Both GT variants get the 10-inch infotainment screen which is smaller than the Creta / Seltos but doesn’t feel compromised. You aren’t fiddling around with menus or icons, the resolution is good and the sound system, despite not being branded, has good bass and punch. It gets a bunch of apps loaded in like Gana and navigation, there are connectivity features operated via the App, and you can connect your phone using wireless CarPlay or Andriod Auto and leave it on the wireless charging pad (which asks if you want to charge the phone thus saving on battery life). The only real compromise is with the low resolution of the rear parking camera, so much so that engineers have been careful not to project it across the entire width of the screen lest it looks even more pixellated. The bigger compromise is on the roof liner, something that we have already highlighted on the Kushaq, and something which Skoda-VW engineers are cognisant of and are already working on an update which will come early next year (since it holds a curtain airbag there’s a whole validation process to go through before it goes into production).
The GT does not get seat coolers or leather seats. But these are very comfortable seats. Generously bolstered, they hold you nicely in place and the steering wheel adjusts for reach and rake thus enabling a very good driving position. Even the rear seats are bolstered, holding you in place when an enthu-cutlet is behind the ’wheel. There’s good knee and head room at the back but, like the Kushaq, this is narrower than its rivals and three abreast is a squeeze. The boot though is generous and the roof rails are functional rated up to 50 kilos.
VW Taigun GT Plus first impressions
At our pitstop I swap into the VW Taigun GT Plus and the first thing you notice is the digital cluster. You can configure this to have either a big digital speedo in the centre, or a speedometer dial, or a rev counter while the displays that flank it can toggle between efficiency read outs, trip computer, gear position indicator, temperature gauges and more. What I must point out is this digital cluster is only 8 inches and the red-and-black graphics that flank it are dummy panels (which has been integrated very well). And the cluster display isn’t crisp, sort of like an anti-reflective film was over it.
The VW Taigun GT Plus gets a sun roof which is of a regular size, not panoramic. There’s push-button-start. Auto headlamps. And there are six airbags. Unlike Skoda who offer only two airbags with the DSG-equipped Kushaq, VW will offer you six airbags with the DSG. Unlike Skoda, VW won’t give you cooled leather seats. I know what I’d prefer. As for ESC, that’s standard across the range, as are drum brakes on the rear. The braking performance is very good, with very good pedal feel and, at least on this drive, no fade but, yes, this is evidence of the Taigun being built to a price target.
DSG gearbox on VW Taigun GT Plus
The DSG twin-clutch automatic gearbox is the highlight of the VW Taigun GT Plus. In keeping with expectations this 7-speed twin-clutch is quick — both up and down the gears — and it is also very smooth. You get quicker shifts by tapping the gear lever back to engage Sport mode (no effect on the engine though), you can use it in manual by sliding it to the right and tapping up and down, or you can use the (tiny) paddle shifters on the steering wheel. However you use it this DQ-200 ’box is the fastest shifting, and best, automatic in this segment; definitely worth the premium VW will ask for it.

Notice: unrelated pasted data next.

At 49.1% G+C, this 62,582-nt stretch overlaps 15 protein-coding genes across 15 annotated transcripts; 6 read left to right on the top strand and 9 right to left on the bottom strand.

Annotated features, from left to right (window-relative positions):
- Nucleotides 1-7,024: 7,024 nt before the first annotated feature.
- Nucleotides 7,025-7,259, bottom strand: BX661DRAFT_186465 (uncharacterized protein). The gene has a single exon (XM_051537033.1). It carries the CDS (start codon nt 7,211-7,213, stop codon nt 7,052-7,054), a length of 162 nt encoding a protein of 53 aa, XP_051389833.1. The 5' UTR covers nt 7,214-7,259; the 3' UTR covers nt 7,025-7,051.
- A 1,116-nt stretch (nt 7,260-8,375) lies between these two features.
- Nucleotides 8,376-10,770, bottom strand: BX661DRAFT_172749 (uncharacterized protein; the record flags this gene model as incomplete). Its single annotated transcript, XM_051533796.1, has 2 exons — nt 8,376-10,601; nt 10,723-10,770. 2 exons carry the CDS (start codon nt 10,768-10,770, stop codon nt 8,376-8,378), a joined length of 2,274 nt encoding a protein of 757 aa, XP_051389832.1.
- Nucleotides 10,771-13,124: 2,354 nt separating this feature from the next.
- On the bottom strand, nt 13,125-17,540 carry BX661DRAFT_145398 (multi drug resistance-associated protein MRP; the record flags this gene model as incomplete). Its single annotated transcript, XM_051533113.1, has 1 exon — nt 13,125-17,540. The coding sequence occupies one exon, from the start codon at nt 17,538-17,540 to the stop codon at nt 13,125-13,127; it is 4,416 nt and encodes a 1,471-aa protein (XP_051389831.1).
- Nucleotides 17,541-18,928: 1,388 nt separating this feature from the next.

More equipment on the VW Taigun GT Plus
The premium you pay for the VW Taigun GT Plus also goes towards more kit. You get full LED headlamps with the full-width LED DRLs that look more expensive and flashy than the halogens (with their tiny DRLs). The lavish servings of chrome on the nose is common to both the GTs and, to my eye at least, it’s too much. A bit too Indian-ised, but then again styling is a personal matter so I leave you to decide. What is indisputable is that the Taigun looks like a baby Tiguan, which is a very good thing in my books. It’s typically mature, like all VWs, but also younger in keeping with the brand’s new positioning. In profile, save for the wheel design, it looks identical to the Kushaq which is no bad thing and at the rear the full-width LEDs give it a completely different character to the Skoda.
Handling of VW Taigun GT Plus
The VW Taigun GT Plus also gets much cooler looking 17-inch wheels which also transmits a little more of the road into the cabin. Smaller undulations are more noticeable but on the upside you also get slightly more front-end response and enthusiasm. What you notice in both GTs is that the steering is too light at speed. The assist is speed-variable and adding a bit more weight at speed would compliment the brilliant chassis. And it really is brilliant. This is exactly how we expect a Volkswagen to drive like. There’s a sense of heft, road manners are sure-footed, it delivers confidence in spades, it comfortably holds high triple-digit cruising speeds, and it is an absolute joy to drive.
Estimated pricing of VW Taigun GT variants
The Taigun won’t be cheap, especially the GT Plus, but you’ll be spending that extra money on what matters. The Thrill of Driving. We estimate the VW Taigun GT with its reduced equipment levels to be priced at Rs 15.5 lakh ex-showroom while the VW Taigun GT Plus with the DSG gearbox, 6 airbags and all the extra equipment including the digital cockpit to be priced at Rs 17.5 lakh ex-showroom. Production of the VW Taigun kicks off on August 18 at the Skoda-VW Group plant in Chakan and the price announcement and start of sale is at the start of September.